We’re about to host a high school teacher from Germany for a couple of weeks (she’s visiting my wife’s school on an exchange program), and we’re hoping to get her help developing a tentative itinerary. These are all great suggestions which I will run by the planning committee.

Thanks everyone, and keep 'em coming!

I strongly recommend Strasbourg and Colmar in France. Colmar is one of the most beautiful places I’ve ever been.

For all the Eagle’s Nest references, no one mentioned Berchtesgaden? Lovely town, lovely lake, lovely mountains, and some fixation on “The Sound of Music.”

I hope you won’t take it amiss for me to note that stuffing that number of destinations into ‘10 full days’ is so American. The year before last my SO and I spent that length of time in one city (St. Petersburg) and I have compiled my backlist on the things to visit there next time…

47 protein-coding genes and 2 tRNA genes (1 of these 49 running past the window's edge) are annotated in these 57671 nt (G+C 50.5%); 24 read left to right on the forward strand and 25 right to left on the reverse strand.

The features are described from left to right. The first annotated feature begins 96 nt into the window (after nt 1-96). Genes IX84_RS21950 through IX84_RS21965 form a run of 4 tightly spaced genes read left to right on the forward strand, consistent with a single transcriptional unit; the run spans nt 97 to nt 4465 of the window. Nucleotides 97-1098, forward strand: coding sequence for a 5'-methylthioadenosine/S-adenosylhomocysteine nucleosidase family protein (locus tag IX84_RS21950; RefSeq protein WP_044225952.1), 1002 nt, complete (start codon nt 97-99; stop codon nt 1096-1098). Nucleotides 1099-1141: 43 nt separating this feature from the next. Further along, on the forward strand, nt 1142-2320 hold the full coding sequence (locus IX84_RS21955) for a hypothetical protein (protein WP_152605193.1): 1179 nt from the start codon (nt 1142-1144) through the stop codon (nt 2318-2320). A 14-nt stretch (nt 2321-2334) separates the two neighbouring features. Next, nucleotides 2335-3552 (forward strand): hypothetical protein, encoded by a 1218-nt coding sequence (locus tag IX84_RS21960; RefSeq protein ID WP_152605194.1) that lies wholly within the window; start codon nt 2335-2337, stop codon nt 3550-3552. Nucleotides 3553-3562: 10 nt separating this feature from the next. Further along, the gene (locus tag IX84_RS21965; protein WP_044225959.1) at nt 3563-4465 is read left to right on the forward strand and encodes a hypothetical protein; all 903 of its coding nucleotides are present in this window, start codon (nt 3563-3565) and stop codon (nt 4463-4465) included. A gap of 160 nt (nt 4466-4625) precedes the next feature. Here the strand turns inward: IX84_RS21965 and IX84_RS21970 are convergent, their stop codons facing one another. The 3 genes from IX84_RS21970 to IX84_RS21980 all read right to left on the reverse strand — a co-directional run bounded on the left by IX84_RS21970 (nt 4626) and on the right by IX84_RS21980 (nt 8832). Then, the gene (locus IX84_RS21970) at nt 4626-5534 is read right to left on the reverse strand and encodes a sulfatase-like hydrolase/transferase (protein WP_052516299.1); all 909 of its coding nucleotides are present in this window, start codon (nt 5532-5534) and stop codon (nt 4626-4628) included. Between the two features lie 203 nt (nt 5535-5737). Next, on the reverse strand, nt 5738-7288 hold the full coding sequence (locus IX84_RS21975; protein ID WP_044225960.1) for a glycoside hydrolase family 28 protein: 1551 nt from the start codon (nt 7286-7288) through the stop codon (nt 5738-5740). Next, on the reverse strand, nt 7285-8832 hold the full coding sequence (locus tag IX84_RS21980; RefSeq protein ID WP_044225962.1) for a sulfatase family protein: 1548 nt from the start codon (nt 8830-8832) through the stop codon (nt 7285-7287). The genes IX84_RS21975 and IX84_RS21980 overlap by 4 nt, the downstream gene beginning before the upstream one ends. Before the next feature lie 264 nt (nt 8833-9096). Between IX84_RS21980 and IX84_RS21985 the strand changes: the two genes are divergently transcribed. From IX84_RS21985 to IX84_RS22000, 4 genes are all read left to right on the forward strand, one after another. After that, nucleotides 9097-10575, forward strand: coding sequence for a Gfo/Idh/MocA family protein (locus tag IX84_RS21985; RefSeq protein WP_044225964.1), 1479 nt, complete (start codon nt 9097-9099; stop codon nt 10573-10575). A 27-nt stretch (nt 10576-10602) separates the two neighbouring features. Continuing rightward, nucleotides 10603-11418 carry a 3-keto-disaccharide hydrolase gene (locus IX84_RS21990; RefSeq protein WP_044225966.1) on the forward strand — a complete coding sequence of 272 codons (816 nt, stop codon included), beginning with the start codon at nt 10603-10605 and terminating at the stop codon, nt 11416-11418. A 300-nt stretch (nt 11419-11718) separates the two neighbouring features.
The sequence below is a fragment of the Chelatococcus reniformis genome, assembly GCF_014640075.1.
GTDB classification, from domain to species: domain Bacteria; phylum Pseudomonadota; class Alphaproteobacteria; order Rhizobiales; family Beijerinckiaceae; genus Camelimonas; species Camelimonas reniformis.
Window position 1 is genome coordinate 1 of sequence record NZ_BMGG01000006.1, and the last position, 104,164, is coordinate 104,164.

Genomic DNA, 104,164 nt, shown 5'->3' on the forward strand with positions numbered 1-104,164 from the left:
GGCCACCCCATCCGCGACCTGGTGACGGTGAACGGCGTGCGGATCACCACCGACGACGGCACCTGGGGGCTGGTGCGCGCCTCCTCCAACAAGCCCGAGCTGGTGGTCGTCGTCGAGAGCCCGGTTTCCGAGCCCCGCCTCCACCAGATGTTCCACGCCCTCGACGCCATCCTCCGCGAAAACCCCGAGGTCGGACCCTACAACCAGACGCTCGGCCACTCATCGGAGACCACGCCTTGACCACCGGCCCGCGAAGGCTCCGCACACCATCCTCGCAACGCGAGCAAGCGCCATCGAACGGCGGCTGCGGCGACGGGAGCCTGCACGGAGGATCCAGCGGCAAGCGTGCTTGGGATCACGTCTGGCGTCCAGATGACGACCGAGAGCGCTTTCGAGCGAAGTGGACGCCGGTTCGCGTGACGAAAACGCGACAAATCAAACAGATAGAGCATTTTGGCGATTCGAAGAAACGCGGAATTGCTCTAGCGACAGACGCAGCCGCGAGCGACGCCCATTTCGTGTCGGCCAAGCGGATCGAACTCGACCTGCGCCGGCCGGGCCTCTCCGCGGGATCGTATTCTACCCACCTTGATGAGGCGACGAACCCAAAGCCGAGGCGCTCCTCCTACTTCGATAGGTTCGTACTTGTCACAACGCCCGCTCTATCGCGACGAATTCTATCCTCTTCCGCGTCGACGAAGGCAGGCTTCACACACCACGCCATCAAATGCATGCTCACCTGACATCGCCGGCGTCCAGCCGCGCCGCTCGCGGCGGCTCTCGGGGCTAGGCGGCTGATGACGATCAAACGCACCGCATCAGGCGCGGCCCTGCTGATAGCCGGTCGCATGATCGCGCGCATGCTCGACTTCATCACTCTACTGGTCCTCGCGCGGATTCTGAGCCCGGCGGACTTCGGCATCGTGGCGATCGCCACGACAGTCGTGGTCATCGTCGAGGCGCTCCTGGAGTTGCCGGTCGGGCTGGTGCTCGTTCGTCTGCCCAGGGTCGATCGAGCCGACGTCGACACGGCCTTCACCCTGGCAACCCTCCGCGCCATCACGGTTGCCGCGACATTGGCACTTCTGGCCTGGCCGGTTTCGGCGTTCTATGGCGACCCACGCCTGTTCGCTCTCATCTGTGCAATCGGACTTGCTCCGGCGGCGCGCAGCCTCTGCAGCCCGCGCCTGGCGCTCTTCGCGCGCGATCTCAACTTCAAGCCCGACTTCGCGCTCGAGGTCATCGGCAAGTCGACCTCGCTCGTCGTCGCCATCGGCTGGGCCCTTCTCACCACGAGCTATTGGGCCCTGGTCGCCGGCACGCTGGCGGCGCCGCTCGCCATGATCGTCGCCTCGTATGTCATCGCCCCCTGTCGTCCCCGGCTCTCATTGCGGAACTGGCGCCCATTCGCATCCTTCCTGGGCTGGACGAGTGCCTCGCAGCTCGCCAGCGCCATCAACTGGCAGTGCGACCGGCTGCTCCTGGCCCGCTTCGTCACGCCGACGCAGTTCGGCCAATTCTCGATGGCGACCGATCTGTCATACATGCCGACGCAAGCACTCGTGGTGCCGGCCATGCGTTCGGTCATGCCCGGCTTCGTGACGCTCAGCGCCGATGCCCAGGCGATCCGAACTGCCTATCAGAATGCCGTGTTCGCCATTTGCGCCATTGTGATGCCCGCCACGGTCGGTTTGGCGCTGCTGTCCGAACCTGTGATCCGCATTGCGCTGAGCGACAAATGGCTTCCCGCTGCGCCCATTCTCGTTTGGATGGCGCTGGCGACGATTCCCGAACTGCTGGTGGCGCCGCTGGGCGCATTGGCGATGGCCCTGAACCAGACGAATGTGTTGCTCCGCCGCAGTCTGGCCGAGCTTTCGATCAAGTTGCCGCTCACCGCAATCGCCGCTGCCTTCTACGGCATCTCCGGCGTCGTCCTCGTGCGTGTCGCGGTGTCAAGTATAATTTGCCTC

Tübingen where your daughter studies is worth at least one full day if not two if you don’t want to hurry. One not yet too published museum is the small one of the lab where DNA (the substance - not yet its structure) was discovered in 1869 in the former castle kitchen. Do try to take a trip (ideally by Stocherkahn, else by rowing boat) around the island in the Neckar.

What are your family into most - cityscapes, culture or natural beauty? I note you are from Boulder CO, so we probably cannot impress you with dramatic scenery. (I love to hike on the Swabian Alp escarpment myself).

Munich to Stuttgart is a very long drive (~ 3 hr) but Munich - Augsburg - Ulm - Stuttgart are on the same main rail line; you could travel by rail visting Augsburg and Ulm and rent a car in Stuttgart.